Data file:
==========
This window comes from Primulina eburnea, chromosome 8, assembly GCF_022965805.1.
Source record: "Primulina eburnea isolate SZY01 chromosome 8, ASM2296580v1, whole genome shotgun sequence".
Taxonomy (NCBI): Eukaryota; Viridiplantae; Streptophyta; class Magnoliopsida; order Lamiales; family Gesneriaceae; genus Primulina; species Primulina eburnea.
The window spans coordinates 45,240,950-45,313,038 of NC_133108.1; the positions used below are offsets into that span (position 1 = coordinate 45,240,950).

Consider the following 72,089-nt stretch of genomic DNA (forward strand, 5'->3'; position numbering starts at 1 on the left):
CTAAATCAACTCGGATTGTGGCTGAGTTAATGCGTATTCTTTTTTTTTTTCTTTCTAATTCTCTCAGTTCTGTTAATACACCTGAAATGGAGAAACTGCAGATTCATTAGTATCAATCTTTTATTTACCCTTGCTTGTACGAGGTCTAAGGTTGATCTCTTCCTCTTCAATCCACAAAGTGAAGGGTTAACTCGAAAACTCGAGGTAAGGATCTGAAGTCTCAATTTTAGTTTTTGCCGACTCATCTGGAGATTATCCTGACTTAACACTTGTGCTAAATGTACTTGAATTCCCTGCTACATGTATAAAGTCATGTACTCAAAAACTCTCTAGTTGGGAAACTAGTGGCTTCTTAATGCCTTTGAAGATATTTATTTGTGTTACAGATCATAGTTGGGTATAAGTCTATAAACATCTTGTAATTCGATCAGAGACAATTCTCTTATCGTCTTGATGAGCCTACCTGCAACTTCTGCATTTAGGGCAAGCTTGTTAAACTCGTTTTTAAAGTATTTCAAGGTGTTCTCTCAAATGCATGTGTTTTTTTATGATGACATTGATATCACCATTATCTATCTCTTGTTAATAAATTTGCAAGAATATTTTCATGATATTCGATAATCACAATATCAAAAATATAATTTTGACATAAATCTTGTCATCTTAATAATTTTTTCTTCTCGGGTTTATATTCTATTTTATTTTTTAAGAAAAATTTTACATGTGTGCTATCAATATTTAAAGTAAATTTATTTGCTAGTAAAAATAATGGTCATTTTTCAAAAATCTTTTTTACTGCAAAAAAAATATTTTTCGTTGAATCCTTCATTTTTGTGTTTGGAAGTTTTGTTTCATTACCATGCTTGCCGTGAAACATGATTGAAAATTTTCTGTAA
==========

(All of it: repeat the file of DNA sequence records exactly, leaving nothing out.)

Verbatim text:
This window comes from Primulina eburnea, chromosome 8, assembly GCF_022965805.1.
Source record: "Primulina eburnea isolate SZY01 chromosome 8, ASM2296580v1, whole genome shotgun sequence".
Taxonomy (NCBI): Eukaryota; Viridiplantae; Streptophyta; class Magnoliopsida; order Lamiales; family Gesneriaceae; genus Primulina; species Primulina eburnea.
The window spans coordinates 45,240,950-45,313,038 of NC_133108.1; the positions used below are offsets into that span (position 1 = coordinate 45,240,950).

Consider the following 72,089-nt stretch of genomic DNA (forward strand, 5'->3'; position numbering starts at 1 on the left):
CTAAATCAACTCGGATTGTGGCTGAGTTAATGCGTATTCTTTTTTTTTTTCTTTCTAATTCTCTCAGTTCTGTTAATACACCTGAAATGGAGAAACTGCAGATTCATTAGTATCAATCTTTTATTTACCCTTGCTTGTACGAGGTCTAAGGTTGATCTCTTCCTCTTCAATCCACAAAGTGAAGGGTTAACTCGAAAACTCGAGGTAAGGATCTGAAGTCTCAATTTTAGTTTTTGCCGACTCATCTGGAGATTATCCTGACTTAACACTTGTGCTAAATGTACTTGAATTCCCTGCTACATGTATAAAGTCATGTACTCAAAAACTCTCTAGTTGGGAAACTAGTGGCTTCTTAATGCCTTTGAAGATATTTATTTGTGTTACAGATCATAGTTGGGTATAAGTCTATAAACATCTTGTAATTCGATCAGAGACAATTCTCTTATCGTCTTGATGAGCCTACCTGCAACTTCTGCATTTAGGGCAAGCTTGTTAAACTCGTTTTTAAAGTATTTCAAGGTGTTCTCTCAAATGCATGTGTTTTTTTATGATGACATTGATATCACCATTATCTATCTCTTGTTAATAAATTTGCAAGAATATTTTCATGATATTCGATAATCACAATATCAAAAATATAATTTTGACATAAATCTTGTCATCTTAATAATTTTTTCTTCTCGGGTTTATATTCTATTTTATTTTTTAAGAAAAATTTTACATGTGTGCTATCAATATTTAAAGTAAATTTATTTGCTAGTAAAAATAATGGTCATTTTTCAAAAATCTTTTTTACTGCAAAAAAAATATTTTTCGTTGAATCCTTCATTTTTGTGTTTGGAAGTTTTGTTTCATTACCATGCTTGCCGTGAAACATGATTGAAAATTTTCTGTAA